Robin Mason (born 1958, Porthcawl, South Wales) studied under Mario Dubski, Peter de Francia, John Golding, Cecil Collins, Ken Kiff, Victor Willing and Anish Kapoor during the 1980’s. He works on canvas, linen, board, and paper and makes objects and installations in mixed media.
The memory of the death of his friend, and a trip to post World War II Germany under threat of invasion from Soviet Forces, both had a profound effect on forging an intrigue in the forests of Rhineland and later, the German Artists who confronted their own histories, their homeland and relationship with their past.
The use of metaphor in the poems of Heinrich Heine have played a role in developing Mason’s themes of landscape, journey and autobiography both in his paintings and his exploration of performative writing. The work of Matthias Grunewald’s Isenheim Altarpiece has been central to the evolution of extant themes and research.
In his entire body of work Mason’s reference with the past interweaves parallel journeys between the art historic and the personal. A consistent re-imaging of theatrical backdrops and stage-like structures inhabited by amorphic tree and flower forms aligns the work with both surrealism and Northern European medieval images. This stage-like presence is a reflection of childhood performances on the stage, the theatricality of high-church ceremony and the fairground paintings of his early life in Porthcawl.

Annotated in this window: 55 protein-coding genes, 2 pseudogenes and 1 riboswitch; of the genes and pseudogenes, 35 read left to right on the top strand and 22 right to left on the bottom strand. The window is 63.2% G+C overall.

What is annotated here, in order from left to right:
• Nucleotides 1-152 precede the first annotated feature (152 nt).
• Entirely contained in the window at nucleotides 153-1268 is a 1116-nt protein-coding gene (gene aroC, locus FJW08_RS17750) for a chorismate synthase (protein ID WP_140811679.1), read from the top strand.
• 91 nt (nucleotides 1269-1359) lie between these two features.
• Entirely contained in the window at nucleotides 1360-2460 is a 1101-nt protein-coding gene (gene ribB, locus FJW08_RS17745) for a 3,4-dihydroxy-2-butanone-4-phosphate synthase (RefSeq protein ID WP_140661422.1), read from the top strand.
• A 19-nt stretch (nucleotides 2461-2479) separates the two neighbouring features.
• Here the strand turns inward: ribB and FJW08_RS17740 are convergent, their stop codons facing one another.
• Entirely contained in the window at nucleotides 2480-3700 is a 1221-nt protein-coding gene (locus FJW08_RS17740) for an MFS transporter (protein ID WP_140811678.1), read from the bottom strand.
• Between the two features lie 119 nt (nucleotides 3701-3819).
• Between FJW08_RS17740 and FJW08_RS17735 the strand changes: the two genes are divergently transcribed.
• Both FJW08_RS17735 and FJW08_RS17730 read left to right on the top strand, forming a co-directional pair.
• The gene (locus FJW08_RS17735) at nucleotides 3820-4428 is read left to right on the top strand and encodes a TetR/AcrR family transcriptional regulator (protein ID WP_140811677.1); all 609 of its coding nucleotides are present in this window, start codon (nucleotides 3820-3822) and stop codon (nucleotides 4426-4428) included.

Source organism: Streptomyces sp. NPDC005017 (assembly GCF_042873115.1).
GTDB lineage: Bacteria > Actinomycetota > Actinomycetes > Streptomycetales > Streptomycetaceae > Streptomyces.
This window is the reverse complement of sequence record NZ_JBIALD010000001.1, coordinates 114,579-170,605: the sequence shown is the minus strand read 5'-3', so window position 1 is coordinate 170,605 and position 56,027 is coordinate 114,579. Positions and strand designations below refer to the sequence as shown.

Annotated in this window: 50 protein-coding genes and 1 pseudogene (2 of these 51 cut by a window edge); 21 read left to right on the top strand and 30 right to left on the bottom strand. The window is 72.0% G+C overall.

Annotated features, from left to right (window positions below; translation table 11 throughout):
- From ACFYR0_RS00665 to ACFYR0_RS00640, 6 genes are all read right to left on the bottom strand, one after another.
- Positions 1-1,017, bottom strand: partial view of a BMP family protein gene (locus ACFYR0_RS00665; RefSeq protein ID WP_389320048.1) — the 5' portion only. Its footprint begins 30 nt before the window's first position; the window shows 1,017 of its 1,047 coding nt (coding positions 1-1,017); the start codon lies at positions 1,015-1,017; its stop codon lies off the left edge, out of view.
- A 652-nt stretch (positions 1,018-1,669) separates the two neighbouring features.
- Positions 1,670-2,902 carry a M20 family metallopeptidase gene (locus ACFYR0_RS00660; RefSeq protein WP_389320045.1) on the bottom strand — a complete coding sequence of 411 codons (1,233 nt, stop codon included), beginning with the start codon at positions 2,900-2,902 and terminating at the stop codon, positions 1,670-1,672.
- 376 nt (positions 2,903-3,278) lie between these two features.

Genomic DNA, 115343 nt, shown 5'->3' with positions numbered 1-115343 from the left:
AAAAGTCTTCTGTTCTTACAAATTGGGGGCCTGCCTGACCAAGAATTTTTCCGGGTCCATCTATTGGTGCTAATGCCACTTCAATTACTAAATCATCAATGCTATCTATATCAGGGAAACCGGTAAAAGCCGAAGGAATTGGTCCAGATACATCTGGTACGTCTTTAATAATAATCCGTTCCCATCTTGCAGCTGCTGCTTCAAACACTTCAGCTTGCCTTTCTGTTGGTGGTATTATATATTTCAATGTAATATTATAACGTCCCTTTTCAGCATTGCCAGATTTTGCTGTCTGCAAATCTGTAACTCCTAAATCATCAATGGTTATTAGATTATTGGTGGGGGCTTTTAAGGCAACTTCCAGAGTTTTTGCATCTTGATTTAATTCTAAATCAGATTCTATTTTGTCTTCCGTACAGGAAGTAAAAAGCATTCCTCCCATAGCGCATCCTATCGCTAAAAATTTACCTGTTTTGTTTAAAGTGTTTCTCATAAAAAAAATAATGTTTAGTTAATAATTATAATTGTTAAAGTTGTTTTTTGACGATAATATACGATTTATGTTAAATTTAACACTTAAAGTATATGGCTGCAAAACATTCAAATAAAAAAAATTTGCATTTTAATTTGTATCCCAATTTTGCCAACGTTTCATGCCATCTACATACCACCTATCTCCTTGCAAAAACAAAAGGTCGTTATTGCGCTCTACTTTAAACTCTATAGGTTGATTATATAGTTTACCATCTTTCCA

Themes from transcribing historic art works have included; Homage to Bocklins Rock which used the Leipzig version of Arnold Bocklin’s Island of the Dead painting as its focus and After Colmar which references the effect of his first visit to view the Isenheim Altarpiece in Colmar. Passion brought together a body of work that explored Rubens’ Deposition in Antwerp Cathedral.
A visit to Documenta 11 in 2002 brought about a stutter in his output. The theme of Globalism that ran through Documenta 11 brought about a crisis of confidence in his position and relevance as artist. Repeated journeys into the Black Forest and the Rhine became a search for his identity as he visited museums and galleries on reconstructions of his childhood holiday of 1968 from Porthcawl to Germany.
In 2010 he made the painting installation In Dialogue in the isolated 13th century church, St. Thomas a Beckett in Fairfield, Kent, based on his decade-long study and series of transcriptions of the Isenheim Altarpiece by Matthias Grunewald.
In 2011 he made a parallel journey to the author and critic Charles Marriot, who in 1911 published The Romance of The Rhine a book documenting his journey from London to Basel.
At Documenta 13 in 2012, the shift in emphasis from Globalism to material, matter and individual subject brought about a reopening and new confidence in Mason’s practice that reflects and quotes from his search and journeys over the previous ten years.
Mason has lived and worked in London since 1984. He is currently
Course Leader of Painting (BA & MA) at City and Guilds of London Art